Snowl, a unified messaging/browsing experience, and the second is Aurora, the next-generation Firefox browser that we, the people, will define and build at Mozilla's request.
Indeed, it's this latter innovation - true community feedback on what can and should be in the browser, and then the development process to deliver it - that … Read more
Samsung held a holiday showcase Wednesday at a San Francisco studio. Typically, these things are reserved for our lucky New York City colleagues, so we were very happy to see Samsung grace us with such an event. The holiday decorations were also welcome, considering they matched the frigid San Francisco summer weather outside.
For the most part the cell phone news was nil, but we did spy a couple of previously announced handsets that we had yet to see in the flesh. One was the Samsung Innov8, aka the SGH-i8510, which the company announced almost two weeks ago. The loaded … Read more
Microsoft's research-and-development spending hit a record high in 2008, according to its most recent annual report. At the same time, the company's R&D spending relative to employee head count has gone down.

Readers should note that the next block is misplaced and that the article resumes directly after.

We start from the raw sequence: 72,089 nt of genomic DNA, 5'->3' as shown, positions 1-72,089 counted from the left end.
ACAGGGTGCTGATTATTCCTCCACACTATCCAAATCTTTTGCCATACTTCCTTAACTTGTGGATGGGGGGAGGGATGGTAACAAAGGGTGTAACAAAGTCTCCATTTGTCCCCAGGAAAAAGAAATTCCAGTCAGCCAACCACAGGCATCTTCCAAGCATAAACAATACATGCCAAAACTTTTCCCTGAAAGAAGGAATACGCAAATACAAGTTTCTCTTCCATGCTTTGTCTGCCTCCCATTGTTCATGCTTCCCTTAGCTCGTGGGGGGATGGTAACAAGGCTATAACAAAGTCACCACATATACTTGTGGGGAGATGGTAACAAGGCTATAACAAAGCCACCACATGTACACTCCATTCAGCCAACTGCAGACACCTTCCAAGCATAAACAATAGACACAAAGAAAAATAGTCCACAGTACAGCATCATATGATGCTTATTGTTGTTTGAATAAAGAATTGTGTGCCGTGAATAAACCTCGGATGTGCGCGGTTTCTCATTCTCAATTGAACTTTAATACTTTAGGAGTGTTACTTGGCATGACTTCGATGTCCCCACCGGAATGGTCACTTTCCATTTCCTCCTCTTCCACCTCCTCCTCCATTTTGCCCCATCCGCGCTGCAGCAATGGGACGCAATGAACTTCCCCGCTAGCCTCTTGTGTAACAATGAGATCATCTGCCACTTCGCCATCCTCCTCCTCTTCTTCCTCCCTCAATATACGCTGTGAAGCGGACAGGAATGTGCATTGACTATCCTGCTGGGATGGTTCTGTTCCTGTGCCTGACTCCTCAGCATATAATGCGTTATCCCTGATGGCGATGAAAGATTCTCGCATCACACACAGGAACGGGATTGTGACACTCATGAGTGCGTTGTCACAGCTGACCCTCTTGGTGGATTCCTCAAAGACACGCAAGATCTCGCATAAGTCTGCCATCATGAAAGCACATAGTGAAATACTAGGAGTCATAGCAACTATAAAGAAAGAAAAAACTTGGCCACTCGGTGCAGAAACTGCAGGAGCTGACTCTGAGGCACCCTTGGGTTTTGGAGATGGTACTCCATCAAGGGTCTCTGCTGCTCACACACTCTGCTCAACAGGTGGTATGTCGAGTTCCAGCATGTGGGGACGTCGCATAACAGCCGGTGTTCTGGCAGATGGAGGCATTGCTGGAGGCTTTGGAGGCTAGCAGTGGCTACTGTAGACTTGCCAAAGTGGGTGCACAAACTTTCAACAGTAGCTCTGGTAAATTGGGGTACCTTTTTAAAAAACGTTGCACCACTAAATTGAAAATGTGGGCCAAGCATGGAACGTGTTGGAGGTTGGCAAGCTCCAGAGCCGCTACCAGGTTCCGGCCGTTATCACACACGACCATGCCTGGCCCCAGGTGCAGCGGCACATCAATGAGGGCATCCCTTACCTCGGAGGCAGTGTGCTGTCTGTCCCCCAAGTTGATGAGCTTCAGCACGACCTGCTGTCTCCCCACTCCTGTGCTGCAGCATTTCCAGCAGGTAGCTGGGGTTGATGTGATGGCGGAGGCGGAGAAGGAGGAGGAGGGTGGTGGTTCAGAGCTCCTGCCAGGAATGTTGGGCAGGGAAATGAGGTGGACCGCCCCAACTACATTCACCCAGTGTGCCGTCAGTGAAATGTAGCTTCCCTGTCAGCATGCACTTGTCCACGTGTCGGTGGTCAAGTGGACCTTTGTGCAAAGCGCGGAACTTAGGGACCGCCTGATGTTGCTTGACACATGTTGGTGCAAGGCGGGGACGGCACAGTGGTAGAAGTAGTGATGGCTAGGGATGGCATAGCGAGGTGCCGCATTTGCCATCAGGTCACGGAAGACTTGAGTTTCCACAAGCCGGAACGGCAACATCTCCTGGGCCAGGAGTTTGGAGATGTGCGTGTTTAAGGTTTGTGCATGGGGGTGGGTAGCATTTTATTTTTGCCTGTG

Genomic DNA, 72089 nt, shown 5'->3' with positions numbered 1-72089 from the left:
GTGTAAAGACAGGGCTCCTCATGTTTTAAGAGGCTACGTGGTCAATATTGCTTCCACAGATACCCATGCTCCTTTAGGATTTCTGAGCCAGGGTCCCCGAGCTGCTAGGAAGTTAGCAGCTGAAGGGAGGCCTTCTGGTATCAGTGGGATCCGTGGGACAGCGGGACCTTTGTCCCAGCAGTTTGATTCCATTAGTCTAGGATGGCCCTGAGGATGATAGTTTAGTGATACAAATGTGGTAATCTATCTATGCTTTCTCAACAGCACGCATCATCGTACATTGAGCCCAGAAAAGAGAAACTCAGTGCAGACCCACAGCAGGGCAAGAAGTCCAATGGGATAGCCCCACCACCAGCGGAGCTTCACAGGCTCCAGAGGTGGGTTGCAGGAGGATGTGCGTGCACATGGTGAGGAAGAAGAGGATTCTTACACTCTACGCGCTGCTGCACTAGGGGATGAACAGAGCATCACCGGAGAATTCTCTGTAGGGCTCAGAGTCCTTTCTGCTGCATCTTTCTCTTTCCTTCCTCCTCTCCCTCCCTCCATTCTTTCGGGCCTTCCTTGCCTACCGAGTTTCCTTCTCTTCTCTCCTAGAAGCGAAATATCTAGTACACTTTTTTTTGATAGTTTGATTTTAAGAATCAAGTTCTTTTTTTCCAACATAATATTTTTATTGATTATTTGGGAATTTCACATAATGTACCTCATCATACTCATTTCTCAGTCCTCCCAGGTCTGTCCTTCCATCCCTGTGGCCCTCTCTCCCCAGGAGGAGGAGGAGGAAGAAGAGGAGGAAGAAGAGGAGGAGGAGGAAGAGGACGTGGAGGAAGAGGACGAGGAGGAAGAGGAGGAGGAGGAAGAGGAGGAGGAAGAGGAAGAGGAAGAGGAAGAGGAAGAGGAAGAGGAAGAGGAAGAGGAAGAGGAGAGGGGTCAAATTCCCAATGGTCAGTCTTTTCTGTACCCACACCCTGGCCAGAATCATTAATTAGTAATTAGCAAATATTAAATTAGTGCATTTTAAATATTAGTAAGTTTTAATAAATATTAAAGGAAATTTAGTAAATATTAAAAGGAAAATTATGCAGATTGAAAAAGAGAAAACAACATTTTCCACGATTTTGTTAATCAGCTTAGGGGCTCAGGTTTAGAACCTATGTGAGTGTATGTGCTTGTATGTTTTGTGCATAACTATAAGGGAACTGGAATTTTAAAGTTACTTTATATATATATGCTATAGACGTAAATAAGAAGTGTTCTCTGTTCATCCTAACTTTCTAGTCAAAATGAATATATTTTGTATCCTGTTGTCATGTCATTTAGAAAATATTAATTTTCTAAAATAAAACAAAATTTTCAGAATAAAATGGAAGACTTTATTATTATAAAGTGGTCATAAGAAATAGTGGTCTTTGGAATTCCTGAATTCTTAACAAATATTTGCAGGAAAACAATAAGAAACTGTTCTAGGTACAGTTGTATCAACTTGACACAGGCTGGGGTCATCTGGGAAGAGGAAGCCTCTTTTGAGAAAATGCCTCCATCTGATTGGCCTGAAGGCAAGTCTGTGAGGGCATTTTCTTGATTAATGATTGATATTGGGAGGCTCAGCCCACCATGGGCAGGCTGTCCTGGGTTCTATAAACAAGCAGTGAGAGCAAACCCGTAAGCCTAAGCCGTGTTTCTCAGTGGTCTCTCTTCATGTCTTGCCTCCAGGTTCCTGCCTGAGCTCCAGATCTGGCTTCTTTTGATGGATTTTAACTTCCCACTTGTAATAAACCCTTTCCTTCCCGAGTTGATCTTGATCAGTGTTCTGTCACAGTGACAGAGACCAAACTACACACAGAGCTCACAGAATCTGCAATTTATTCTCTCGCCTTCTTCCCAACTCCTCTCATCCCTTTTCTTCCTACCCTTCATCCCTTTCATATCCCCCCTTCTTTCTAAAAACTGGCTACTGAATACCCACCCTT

Not that it matters. For all Microsoft's spending on the future, it continues to focus its business on guarding the past. Yes, it builds cool (but useful?) things like the Sphere, but when was the last time you saw Office or Windows significantly improved by that R&D spending?
In Microsoft's defense, perhaps we've tapped out the desktop software metaphor, … Read more
In reading through Microsoft's annual report, I am struck by how far the company has come in appreciating the threat that open source brings to Redmond.